Cooperative Institute for Research in Environmental Sciences
Thursday, June 27, 2013

New CIRES Director: Waleed Abdalati

The Council of Fellows and University of Colorado Boulder have selected Waleed Abdalati, Ph.D., as the new director of the Cooperative Institute for Research in Environmental Sciences (CIRES). Abdalati currently is a CIRES Fellow, professor in the Department of Geography at the University of Colorado Boulder and director of the CIRES Earth Science and Observation Center (ESOC). He will take office July 1, 2013.

“It is an honor to be selected as director of an organization full of such talented people doing such important work,” Abdalati said. “The depth and breadth of the outstanding scientists at CIRES and the societal importance of the research we do make CIRES a truly special place.”

Abdalati’s research focuses on using satellites and aircraft to understand how Earth’s ice cover, particularly glaciers and ice sheets, is changing and what those changes mean for life on the planet. He became ESOC director in 2008 and led the Ice Cloud and land Elevation Satellite-2 (ICESat-2) Science Definition Team, developing capabilities to map and understand changes in ice-sheet elevations by using space-based laser altimetry.

Abdalati earned a bachelor of science degree from Syracuse University in 1986; a master of science degree from the University of Colorado in 1991; and a Ph.D. from the University of Colorado in 1996, working with CIRES scientist Konrad Steffen. He went on to work as a scientist at NASA for 12 years before returning to CIRES.

“This appointment has special meaning for me because I earned my Ph.D. at CIRES 17 years ago, and back then, I never could have imagined serving as its director,” Abdalati said.

From January 2011 to December 2012, while on leave from the University of Colorado, Abdalati was NASA’s chief scientist, advising Administrator Charles Bolden on NASA science programs and strategic planning. He has published more than 60 scientific papers and technical reports; lectured to a wide range of audiences throughout the world, including scientists, policy makers, the media, and the general public; and received many notable honors and awards, including the NASA Exceptional Service Medal and, from the White House, the Presidential Early Career Award for Scientists and Engineers. Abdalati now brings that expertise to his new role as CIRES director.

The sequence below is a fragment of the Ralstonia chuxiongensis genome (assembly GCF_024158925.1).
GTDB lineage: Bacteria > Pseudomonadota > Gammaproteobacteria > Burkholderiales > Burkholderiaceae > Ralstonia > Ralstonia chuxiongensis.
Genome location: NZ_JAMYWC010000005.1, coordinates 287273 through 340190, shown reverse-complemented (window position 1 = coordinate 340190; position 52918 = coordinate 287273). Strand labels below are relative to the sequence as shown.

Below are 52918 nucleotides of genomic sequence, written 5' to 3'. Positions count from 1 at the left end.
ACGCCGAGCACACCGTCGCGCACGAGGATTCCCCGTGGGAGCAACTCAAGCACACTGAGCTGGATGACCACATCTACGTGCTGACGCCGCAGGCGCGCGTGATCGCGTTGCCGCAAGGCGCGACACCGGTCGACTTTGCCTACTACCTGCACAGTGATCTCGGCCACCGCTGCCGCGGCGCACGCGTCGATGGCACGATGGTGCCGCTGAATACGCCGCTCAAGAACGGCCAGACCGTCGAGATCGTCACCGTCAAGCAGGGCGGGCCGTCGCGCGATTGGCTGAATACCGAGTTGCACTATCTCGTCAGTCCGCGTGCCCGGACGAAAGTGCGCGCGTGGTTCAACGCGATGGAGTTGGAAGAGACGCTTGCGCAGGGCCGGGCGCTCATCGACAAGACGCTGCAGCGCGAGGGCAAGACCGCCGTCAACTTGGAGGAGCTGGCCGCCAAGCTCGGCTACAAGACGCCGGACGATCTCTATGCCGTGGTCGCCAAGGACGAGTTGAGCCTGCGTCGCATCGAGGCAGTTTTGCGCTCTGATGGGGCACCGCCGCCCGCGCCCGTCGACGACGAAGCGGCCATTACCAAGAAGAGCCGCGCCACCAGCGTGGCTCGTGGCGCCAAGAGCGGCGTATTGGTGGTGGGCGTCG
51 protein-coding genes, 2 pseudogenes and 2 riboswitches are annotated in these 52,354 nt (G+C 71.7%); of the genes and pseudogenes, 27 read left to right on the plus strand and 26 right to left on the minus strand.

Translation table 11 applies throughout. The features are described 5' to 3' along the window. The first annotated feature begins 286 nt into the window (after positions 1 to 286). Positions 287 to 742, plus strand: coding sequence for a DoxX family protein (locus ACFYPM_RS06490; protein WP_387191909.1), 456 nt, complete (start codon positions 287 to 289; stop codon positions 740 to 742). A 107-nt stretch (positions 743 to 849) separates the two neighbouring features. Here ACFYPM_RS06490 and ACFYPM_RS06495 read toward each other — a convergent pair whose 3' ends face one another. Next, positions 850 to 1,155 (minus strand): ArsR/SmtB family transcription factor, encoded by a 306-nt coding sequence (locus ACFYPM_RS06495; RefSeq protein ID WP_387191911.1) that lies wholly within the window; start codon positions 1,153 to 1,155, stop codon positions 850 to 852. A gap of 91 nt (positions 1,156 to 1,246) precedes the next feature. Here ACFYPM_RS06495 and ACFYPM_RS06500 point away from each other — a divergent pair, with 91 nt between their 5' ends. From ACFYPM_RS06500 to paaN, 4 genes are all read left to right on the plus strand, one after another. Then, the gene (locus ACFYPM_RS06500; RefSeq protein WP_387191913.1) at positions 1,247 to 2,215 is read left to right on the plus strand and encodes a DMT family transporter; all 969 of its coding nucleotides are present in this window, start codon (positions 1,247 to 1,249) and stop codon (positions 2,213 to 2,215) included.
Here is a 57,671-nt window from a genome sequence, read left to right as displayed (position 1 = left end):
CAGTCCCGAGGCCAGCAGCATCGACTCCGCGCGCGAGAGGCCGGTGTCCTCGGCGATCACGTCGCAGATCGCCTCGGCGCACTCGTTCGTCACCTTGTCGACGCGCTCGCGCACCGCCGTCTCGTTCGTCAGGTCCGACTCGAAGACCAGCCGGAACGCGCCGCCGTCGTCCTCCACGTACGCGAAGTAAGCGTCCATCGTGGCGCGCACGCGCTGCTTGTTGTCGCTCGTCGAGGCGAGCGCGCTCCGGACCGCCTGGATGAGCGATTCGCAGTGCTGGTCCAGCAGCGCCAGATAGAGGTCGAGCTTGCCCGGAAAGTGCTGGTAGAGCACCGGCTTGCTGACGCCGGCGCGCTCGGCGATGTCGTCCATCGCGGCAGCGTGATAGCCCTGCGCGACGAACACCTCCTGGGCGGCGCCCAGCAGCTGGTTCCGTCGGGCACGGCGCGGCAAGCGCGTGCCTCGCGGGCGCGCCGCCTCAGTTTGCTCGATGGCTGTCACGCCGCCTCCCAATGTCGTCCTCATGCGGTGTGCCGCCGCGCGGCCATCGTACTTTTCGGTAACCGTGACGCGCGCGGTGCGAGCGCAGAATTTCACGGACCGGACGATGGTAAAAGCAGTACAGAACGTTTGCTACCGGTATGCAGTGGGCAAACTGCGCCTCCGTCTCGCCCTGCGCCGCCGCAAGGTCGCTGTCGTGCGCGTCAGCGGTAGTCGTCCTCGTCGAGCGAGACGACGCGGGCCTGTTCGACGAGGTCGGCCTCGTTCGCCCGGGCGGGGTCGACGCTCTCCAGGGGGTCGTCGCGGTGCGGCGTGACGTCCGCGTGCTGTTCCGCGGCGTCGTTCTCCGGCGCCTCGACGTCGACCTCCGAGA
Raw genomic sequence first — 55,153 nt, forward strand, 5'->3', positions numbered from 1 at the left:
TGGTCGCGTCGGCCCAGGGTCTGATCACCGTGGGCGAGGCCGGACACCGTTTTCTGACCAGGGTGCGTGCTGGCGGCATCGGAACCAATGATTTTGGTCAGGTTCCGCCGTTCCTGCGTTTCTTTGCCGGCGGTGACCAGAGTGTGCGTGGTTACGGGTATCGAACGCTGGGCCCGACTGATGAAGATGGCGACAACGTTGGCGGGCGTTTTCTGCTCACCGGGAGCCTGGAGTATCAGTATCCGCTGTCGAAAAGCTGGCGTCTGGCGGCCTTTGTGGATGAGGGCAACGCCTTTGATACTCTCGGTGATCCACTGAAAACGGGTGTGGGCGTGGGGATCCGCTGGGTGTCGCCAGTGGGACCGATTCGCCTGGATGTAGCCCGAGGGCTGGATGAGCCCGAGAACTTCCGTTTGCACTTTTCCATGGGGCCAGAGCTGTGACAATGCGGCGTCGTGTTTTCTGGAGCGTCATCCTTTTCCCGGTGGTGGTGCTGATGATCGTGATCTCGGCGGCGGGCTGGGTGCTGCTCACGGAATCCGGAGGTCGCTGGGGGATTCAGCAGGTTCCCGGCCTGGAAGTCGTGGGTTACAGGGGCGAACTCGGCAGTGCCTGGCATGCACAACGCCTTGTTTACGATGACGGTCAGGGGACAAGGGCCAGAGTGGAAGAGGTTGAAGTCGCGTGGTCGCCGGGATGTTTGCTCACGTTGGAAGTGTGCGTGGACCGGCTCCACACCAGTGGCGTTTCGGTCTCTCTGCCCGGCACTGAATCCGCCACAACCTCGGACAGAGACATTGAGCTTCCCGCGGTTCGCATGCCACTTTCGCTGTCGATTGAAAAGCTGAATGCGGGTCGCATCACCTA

“CIRES is a highly respected voice in the international environmental research community and, for nearly 50 years, has conducted cross-disciplinary science that helps NOAA carry out its mission to better monitor and understand our oceans and atmosphere,” said Robert Detrick, Ph.D., assistant administrator for NOAA’s Office of Oceanic and Atmospheric Research. “We congratulate Dr. Abdalati on his selection, and we look forward to working with him in his new position.”

Dr. William M. Lewis, Jr., has been at the helm of CIRES serving as interim director since the retirement of the previous CIRES director in the summer of 2012. CIRES has thrived under Dr. Lewis’s leadership, successfully adapting to the budget impacts of federal sequestration and securing the next five years of its core funding to support its collaborative work with NOAA, according to Stein Sture, vice chancellor for research at the University of Colorado Boulder.

“Bill’s efforts on behalf of CIRES, NOAA, and the university have strengthened CIRES and positioned the institute well for continued success in the coming decade,” Sture said.

“I am looking forward to helping CIRES fully realize that success,” Abdalati said.

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